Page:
Today, we understand telephones and telegrams to be utterly separate entities, but for more than 70 years that wasn’t the case. They were legally classed as one and the same.
The telephone arrived in the UK in 1877 - a year after Alexander Graham Bell made the first phone call. However, not everyone was happy to hear it ringing.
The Post Office, which had just paid a mighty tariff to acquire the inland telegram network, deemed the advent of the telephone - which actually enabled two-way conversation - potentially damaging competition. Boy, was it right!
So the state-owned Post Office did what threatened businesses have always done to protect its interests, seek a legal injunction. On December 20, 1880, it was ruled - under Section 4 of the Telegraph Act 1869 - that a telephone was a telegram and that telephone conversations were telegrams based upon the wires and apparatus used
Following the judgement, the Post Office maintained its monopoly over the transmission over “communications by any wire and apparatus connected therewith used for telegraphic communication, or by any other apparatus for transmitting messages or other communications by means of electric signals” in Britain.
At this point the Post Office could have sought to halt the telephone’s spread around the nation. However, because the first companies still held the hardware patents, the Post Office identified a compromise in the form of a money-spinning licensing venture. The Postmaster General granted 31-year licenses to private telephone companies, in exchange for 10% of their profits.
The earliest firms, The Telephone Company Ltd (Bell’s Patents) and The Edison Telephone Company of London Ltd joined forces to become the United Telephone Company (UTC), which mirrored the state of affairs in the United States.
Many UTC subsidiaries and independent companies were established in regions across the UK as the phone line infrastructure expanded rapidly. In 1899, an Act of Parliament passed enabling municipalities to set up their own telephone companies. The likes of Portsmouth, Hull, Swansea, Glasgow and Brighton did just that.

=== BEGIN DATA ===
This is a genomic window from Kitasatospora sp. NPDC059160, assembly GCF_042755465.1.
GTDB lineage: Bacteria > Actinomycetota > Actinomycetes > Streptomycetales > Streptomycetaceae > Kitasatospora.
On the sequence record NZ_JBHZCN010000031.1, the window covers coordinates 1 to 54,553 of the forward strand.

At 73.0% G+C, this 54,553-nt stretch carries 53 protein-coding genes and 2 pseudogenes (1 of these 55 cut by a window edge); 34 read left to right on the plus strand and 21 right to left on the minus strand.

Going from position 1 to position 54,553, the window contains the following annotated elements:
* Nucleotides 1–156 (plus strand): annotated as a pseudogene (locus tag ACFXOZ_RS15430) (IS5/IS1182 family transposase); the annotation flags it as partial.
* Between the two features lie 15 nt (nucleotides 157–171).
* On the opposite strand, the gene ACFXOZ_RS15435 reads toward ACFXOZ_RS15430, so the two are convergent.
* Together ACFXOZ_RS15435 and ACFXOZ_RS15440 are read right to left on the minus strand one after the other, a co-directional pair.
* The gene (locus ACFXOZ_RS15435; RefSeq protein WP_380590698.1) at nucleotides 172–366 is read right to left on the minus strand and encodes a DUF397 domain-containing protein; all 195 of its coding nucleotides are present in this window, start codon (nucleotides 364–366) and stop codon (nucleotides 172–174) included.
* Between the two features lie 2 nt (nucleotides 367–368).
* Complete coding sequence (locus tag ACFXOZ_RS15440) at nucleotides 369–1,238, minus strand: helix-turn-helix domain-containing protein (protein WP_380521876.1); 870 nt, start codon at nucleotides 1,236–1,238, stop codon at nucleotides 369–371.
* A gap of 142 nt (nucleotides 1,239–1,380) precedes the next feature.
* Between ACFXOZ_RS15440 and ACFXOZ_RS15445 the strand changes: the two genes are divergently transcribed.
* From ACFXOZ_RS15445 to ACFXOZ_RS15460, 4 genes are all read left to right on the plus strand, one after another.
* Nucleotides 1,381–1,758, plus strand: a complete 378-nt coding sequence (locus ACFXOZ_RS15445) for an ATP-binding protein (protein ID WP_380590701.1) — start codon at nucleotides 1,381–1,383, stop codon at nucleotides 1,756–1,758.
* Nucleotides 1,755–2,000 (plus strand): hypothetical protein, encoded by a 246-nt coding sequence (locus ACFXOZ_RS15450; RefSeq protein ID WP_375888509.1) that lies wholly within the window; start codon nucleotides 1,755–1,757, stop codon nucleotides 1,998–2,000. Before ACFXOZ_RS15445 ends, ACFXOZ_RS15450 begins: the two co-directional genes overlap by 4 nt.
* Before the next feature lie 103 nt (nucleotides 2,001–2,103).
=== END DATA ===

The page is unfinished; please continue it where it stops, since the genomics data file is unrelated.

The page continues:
However, mass consolidation was nigh. In 1889 the Lancashire and Cheshire Telephonic Exchange Company, UTC and the NTC merged, keeping the name NTC (National Telephone Company).
Following the expiry of the original phone patents in the early 1890s, the Post Office was able to enter the market itself.
It purchased the trunk lines from the NTC and agreements not to compete in London. A further accord in 1905 began the process of unifying the two systems.
During the first decade of the 20th century, most of the municipal and independent operations were consolidated under the NTC banner, but the monopoly was to spell the end for the NTC as a privately owned company.
In 1911, as the NTC’s license was due to expire, the Telephone Transfer Act was passed to nationalise the NTC, bringing it back under control of the Post Office and the Government. On December 31, 1911, the NTC ceased operations.
The only remnants of the pre-Post Office control are in Hull, where the municipal licence granted in 1902 remains in play today. It was not until the year 2007 that Hull City Council sold its stake in Kingston Communications (KCOM).
As for the telephone itself, it was not recognised as a separate entity to the telegram until the Telephone Act of 1951, 75 years after its invention. The idea of this legislation? To set rental charges through statutory regulation.
State ownership would remain until British Telecom became a publically traded company following the Telecommunications Act of 1984.